Pfc. Erin McLyman wanted to return to Iraq. A broken neck couldn’t stop her.
The Joint Base Lewis-McChord soldier suffered the injury during leave earlier this year. She told her commanders in the 296th Brigade Support Battalion she planned come back as quickly as she could.
Against the odds, McLyman rejoined her comrades on Feb. 14.
And less than a month later, an indirect-fire round killed the 26-year-old Eugene, Ore., native.
“It is no secret that she quite easily could have parlayed her circumstance to personal advantage,” Lt. Col. Elisabeth Crooks said Wednesday during McLyman’s memorial service at Lewis-McChord. “But Pfc. McLyman’s sense of duty and loyalty to her team drove her back to theater to stand beside Arrowhead soldiers in combat, once again.”
Crooks, who was reading comments made by battalion commander Lt. Col. Hayden Hungerford during a memorial service earlier this month in Iraq, didn’t give the date or events that led to McLyman’s injury. But Crooks talked of an extensive recovery period and said there was initially little hope McLyman would be medically cleared to return to combat.
It’s also unclear where the fatal attack took place. A Pentagon press release puts the incident site in Balad. But eulogies at Wednesday’s service point to McLyman serving at Combat Outpost Cobra in northern Diyala province. There, her battalion commander said in his message, she most recently served as a member of the female search team during checkpoints staffed by Kurdish, Arab Iraqi and American security forces.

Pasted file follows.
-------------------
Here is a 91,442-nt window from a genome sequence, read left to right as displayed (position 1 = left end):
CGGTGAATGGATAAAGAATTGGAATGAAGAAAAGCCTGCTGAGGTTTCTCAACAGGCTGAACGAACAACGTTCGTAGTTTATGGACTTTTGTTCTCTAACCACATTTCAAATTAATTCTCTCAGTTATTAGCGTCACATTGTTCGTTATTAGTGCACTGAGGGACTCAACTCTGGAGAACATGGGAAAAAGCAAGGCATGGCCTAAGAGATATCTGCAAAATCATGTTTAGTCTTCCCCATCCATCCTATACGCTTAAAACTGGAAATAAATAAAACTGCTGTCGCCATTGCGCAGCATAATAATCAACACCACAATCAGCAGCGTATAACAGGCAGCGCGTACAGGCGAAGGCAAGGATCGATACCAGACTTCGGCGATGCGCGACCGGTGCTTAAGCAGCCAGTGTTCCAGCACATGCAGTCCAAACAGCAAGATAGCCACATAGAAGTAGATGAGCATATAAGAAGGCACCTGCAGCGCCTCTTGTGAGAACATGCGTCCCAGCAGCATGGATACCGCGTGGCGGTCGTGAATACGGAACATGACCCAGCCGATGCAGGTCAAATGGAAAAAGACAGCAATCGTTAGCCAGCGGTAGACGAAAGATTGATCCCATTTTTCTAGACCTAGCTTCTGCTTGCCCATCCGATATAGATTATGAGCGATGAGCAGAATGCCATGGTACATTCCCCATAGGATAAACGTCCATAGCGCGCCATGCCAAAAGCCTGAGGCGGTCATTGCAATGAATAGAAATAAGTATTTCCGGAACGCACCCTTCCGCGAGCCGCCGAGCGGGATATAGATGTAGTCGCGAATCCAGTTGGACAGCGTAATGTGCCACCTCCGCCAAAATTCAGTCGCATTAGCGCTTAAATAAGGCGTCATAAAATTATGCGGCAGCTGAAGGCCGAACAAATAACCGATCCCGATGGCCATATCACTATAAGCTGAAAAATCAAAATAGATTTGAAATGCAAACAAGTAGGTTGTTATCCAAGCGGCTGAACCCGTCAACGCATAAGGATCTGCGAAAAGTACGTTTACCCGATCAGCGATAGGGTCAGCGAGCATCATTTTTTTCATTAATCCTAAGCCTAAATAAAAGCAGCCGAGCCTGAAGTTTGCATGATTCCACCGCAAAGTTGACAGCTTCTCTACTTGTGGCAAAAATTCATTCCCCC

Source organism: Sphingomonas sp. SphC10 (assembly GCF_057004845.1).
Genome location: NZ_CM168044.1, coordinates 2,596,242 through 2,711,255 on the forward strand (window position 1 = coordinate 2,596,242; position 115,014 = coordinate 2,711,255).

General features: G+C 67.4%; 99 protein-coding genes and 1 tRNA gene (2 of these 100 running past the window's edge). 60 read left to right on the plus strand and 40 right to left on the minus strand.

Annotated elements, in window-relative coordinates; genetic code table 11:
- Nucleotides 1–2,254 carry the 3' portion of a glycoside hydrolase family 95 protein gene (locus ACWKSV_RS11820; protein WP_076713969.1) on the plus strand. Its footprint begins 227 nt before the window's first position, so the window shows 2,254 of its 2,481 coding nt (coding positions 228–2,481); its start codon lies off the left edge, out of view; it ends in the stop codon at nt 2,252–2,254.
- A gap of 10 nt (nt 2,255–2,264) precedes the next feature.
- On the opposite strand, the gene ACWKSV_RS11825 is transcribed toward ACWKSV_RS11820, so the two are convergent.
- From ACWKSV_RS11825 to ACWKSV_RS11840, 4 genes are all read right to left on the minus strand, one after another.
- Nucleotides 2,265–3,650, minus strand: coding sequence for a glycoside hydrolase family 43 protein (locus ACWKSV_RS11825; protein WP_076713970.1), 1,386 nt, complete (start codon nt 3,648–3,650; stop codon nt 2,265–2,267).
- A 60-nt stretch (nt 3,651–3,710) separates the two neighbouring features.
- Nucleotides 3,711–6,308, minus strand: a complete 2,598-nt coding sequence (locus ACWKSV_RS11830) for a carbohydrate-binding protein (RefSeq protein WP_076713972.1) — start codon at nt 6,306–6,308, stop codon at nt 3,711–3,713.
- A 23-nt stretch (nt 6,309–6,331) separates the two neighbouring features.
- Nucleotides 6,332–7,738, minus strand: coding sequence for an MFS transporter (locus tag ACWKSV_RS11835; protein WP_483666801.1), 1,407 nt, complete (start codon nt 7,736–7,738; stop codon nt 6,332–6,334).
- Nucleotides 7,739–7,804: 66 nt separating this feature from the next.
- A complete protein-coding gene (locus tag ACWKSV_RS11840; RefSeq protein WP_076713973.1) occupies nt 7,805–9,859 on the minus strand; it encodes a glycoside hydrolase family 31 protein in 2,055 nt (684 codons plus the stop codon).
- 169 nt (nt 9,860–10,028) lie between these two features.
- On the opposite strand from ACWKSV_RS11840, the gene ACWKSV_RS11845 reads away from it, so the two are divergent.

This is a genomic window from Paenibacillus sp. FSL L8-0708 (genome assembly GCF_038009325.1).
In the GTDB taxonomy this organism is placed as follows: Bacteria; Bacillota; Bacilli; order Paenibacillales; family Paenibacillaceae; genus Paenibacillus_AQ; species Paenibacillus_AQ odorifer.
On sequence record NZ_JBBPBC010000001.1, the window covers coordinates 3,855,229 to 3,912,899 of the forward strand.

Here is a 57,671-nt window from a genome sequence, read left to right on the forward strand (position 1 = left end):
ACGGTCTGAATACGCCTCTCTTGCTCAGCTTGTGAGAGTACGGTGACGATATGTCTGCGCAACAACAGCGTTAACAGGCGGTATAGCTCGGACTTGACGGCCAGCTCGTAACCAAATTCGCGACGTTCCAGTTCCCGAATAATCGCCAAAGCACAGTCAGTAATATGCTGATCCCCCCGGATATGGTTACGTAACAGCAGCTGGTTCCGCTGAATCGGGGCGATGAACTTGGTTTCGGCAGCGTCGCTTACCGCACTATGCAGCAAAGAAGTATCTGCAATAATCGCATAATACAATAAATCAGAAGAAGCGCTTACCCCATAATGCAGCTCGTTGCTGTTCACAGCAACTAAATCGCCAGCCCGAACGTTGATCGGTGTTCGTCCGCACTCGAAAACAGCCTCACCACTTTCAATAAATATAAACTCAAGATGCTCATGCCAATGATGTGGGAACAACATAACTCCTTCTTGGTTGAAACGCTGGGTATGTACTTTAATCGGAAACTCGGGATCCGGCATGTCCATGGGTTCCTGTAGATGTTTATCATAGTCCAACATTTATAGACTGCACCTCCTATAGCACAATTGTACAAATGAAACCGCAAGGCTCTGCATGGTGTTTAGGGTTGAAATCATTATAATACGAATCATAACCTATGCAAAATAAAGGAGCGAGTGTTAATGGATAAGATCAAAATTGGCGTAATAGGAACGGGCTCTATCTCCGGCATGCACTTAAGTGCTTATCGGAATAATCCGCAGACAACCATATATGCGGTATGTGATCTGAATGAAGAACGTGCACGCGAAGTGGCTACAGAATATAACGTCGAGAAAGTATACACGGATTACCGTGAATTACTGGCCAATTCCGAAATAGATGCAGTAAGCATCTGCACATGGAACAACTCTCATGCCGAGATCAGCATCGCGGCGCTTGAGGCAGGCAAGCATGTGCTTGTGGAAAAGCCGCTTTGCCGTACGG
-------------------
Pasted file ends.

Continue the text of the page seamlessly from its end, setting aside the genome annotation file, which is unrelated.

She was walking to dinner with two friends on March 13 when an indirect-fire round exploded, wounding all three. McLyman succumbed to her injuries an hour later; her two friends have since recovered.
“Up until the moment her life ended, she was where she wanted to be, with the people and friends she wanted to be with, doing what she wanted to do with her life,” chaplain Maj. Mark Gilderhus said.
McLyman was the fourth member of 3rd Brigade, 2nd Infantry Division to die during its yearlong deployment to Iraq, but the first to die from enemy attack.
She first joined the Air Force in July 2001, shortly after she graduated high school, and served for three years as a supply management journeyman. She later joined the Oregon National Guard and then enlisted in the Army in December 2008.
McLyman trained as a vehicle mechanic and arrived at Fort Lewis in April 2009. Her friends eulogized Wednesday they most remembered her ability to talk to anyone and make friends easily.
“It was unexplainable about how she could become an instant friend to all she met,” said Spc. Ryan Monohan, who befriended McLyman when she was assigned to the battalion rear detachment. “Over the next month (after they met), Erin and I had many chats, discussing the many dilemmas life throws at you. Erin always knew what to say to me and how to make me feel better.”
Later, Monohan added, “She was downright the most amazing woman I have ever met in my life.”